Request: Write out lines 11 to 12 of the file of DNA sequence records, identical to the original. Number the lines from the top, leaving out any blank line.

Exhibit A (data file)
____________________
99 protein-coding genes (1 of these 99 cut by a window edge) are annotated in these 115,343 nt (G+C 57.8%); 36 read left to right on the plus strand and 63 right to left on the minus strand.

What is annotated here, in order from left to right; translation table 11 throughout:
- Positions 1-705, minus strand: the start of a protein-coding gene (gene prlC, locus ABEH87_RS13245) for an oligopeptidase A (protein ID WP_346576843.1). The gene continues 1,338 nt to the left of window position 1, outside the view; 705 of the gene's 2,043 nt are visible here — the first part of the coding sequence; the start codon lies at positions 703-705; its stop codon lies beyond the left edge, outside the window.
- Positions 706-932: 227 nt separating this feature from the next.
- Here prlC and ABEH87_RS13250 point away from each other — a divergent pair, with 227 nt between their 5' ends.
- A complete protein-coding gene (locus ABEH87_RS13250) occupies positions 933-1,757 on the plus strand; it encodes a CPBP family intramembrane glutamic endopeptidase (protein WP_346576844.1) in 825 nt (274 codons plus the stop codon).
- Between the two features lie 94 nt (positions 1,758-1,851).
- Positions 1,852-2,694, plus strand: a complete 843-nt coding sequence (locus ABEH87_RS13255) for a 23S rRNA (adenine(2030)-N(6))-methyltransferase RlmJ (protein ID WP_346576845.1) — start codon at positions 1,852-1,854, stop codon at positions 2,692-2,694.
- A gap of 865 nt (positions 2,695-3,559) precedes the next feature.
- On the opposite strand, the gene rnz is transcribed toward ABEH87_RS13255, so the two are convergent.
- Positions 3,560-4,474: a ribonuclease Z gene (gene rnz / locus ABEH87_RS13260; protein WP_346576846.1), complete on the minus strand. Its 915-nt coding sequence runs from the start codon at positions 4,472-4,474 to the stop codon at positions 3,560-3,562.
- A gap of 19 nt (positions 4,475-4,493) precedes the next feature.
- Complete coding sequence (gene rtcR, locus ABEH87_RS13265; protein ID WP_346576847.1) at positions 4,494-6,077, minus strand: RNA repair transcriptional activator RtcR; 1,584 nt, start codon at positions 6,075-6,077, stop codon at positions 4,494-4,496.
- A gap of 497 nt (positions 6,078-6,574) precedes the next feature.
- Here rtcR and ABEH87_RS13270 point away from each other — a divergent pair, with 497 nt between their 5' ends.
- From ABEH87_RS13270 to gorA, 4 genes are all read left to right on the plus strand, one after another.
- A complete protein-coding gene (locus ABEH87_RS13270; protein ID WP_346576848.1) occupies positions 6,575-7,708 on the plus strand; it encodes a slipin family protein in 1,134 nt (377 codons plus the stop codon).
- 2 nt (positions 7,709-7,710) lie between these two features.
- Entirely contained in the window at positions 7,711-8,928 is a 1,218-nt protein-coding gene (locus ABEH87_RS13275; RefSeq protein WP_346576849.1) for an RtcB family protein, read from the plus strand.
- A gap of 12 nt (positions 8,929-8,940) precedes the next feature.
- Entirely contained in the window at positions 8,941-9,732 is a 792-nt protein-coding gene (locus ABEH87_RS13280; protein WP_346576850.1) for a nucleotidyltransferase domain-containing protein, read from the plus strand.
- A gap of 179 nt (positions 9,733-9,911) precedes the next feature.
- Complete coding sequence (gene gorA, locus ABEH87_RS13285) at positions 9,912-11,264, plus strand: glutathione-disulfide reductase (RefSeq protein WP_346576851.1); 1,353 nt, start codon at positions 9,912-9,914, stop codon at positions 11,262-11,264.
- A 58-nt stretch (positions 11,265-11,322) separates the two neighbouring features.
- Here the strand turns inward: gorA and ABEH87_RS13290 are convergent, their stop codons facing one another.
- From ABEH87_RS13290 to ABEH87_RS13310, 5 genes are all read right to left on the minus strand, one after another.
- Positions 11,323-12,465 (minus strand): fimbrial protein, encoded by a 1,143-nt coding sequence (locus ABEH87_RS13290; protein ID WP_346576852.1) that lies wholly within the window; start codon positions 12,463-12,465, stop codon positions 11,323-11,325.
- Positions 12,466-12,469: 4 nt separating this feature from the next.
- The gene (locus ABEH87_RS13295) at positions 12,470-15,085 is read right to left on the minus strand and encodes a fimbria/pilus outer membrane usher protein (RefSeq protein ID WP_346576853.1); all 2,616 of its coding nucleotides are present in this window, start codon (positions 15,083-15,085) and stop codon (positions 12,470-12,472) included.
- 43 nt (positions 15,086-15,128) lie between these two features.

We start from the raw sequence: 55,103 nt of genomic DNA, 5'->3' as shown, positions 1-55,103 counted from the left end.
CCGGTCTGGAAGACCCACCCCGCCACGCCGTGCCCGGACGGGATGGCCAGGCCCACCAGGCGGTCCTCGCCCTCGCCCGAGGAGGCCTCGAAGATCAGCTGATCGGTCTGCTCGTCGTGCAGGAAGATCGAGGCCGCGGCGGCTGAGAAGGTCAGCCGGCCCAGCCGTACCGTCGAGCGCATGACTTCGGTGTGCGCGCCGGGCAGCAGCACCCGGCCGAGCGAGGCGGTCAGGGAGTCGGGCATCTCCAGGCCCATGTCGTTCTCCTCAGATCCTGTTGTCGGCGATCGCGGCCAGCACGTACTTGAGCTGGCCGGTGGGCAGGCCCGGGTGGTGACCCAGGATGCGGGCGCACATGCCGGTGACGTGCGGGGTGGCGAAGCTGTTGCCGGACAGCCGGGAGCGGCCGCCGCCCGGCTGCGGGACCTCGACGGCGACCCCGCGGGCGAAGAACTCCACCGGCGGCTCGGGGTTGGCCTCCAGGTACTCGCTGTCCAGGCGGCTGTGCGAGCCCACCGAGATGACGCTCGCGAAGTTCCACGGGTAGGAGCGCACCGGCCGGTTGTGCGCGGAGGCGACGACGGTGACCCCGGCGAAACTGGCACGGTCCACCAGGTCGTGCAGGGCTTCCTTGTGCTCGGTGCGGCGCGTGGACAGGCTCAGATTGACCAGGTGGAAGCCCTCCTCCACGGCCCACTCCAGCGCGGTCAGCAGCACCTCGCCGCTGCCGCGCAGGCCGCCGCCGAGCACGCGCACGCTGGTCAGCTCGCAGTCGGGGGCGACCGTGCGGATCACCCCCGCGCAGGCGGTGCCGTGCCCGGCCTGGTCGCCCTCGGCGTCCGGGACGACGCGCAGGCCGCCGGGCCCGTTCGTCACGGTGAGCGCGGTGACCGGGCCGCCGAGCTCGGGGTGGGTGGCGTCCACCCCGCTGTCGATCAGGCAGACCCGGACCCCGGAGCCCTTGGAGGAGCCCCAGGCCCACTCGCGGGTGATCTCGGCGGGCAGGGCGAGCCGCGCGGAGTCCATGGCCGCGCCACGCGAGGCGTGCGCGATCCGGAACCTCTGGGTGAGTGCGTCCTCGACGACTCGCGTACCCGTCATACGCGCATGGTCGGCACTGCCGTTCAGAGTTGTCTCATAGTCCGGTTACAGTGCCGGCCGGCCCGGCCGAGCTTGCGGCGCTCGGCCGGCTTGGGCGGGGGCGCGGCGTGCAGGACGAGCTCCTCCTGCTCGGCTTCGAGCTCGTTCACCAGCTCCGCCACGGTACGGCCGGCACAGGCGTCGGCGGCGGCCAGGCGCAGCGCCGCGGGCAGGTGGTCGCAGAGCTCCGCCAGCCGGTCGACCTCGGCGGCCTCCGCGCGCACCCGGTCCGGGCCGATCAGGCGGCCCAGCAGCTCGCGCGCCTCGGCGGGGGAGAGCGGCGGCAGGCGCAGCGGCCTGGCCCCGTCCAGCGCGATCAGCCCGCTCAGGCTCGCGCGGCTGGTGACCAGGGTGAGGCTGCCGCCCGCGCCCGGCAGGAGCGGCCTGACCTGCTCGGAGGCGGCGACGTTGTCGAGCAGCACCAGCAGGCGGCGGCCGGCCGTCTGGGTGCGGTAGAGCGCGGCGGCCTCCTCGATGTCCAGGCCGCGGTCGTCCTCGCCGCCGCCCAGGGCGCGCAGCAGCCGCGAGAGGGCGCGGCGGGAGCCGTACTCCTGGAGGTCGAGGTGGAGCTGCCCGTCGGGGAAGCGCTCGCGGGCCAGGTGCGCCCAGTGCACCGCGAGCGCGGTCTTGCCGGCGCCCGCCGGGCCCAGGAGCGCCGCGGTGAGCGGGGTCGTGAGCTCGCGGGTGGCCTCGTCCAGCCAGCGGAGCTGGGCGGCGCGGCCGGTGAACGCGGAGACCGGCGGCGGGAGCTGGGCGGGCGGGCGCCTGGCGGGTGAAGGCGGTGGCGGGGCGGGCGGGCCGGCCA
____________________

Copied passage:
- Positions 3,560-4,474: a ribonuclease Z gene (gene rnz / locus ABEH87_RS13260; protein WP_346576846.1), complete on the minus strand. Its 915-nt coding sequence runs from the start codon at positions 4,472-4,474 to the stop codon at positions 3,560-3,562.
- A gap of 19 nt (positions 4,475-4,493) precedes the next feature.